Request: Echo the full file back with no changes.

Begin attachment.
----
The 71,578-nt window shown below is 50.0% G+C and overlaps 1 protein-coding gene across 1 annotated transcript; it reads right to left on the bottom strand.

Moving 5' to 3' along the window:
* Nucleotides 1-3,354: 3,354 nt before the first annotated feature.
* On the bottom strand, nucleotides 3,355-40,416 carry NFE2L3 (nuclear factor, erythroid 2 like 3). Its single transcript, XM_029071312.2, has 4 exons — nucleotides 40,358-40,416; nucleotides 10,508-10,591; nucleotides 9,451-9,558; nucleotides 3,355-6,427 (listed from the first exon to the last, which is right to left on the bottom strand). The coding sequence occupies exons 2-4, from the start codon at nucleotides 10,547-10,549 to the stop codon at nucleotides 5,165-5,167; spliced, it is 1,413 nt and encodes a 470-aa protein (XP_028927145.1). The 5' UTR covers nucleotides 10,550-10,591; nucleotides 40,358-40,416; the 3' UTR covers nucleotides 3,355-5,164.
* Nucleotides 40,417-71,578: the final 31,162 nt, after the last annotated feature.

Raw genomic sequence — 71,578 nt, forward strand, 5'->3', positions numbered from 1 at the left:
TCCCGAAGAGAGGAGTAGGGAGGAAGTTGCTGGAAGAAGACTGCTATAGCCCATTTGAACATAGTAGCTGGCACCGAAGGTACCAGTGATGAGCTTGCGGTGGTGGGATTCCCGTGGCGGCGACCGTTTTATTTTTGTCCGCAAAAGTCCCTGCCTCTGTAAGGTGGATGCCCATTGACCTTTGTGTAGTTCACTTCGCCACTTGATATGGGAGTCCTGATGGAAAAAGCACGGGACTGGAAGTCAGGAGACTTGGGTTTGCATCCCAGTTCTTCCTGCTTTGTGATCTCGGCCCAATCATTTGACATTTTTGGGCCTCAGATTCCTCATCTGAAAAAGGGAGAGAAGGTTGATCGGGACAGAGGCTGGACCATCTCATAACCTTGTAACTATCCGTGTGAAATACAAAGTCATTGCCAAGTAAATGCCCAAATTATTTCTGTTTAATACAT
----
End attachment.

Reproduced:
The 71,578-nt window shown below is 50.0% G+C and overlaps 1 protein-coding gene across 1 annotated transcript; it reads right to left on the bottom strand.

Moving 5' to 3' along the window:
* Nucleotides 1-3,354: 3,354 nt before the first annotated feature.
* On the bottom strand, nucleotides 3,355-40,416 carry NFE2L3 (nuclear factor, erythroid 2 like 3). Its single transcript, XM_029071312.2, has 4 exons — nucleotides 40,358-40,416; nucleotides 10,508-10,591; nucleotides 9,451-9,558; nucleotides 3,355-6,427 (listed from the first exon to the last, which is right to left on the bottom strand). The coding sequence occupies exons 2-4, from the start codon at nucleotides 10,547-10,549 to the stop codon at nucleotides 5,165-5,167; spliced, it is 1,413 nt and encodes a 470-aa protein (XP_028927145.1). The 5' UTR covers nucleotides 10,550-10,591; nucleotides 40,358-40,416; the 3' UTR covers nucleotides 3,355-5,164.
* Nucleotides 40,417-71,578: the final 31,162 nt, after the last annotated feature.

Raw genomic sequence — 71,578 nt, forward strand, 5'->3', positions numbered from 1 at the left:
TCCCGAAGAGAGGAGTAGGGAGGAAGTTGCTGGAAGAAGACTGCTATAGCCCATTTGAACATAGTAGCTGGCACCGAAGGTACCAGTGATGAGCTTGCGGTGGTGGGATTCCCGTGGCGGCGACCGTTTTATTTTTGTCCGCAAAAGTCCCTGCCTCTGTAAGGTGGATGCCCATTGACCTTTGTGTAGTTCACTTCGCCACTTGATATGGGAGTCCTGATGGAAAAAGCACGGGACTGGAAGTCAGGAGACTTGGGTTTGCATCCCAGTTCTTCCTGCTTTGTGATCTCGGCCCAATCATTTGACATTTTTGGGCCTCAGATTCCTCATCTGAAAAAGGGAGAGAAGGTTGATCGGGACAGAGGCTGGACCATCTCATAACCTTGTAACTATCCGTGTGAAATACAAAGTCATTGCCAAGTAAATGCCCAAATTATTTCTGTTTAATACAT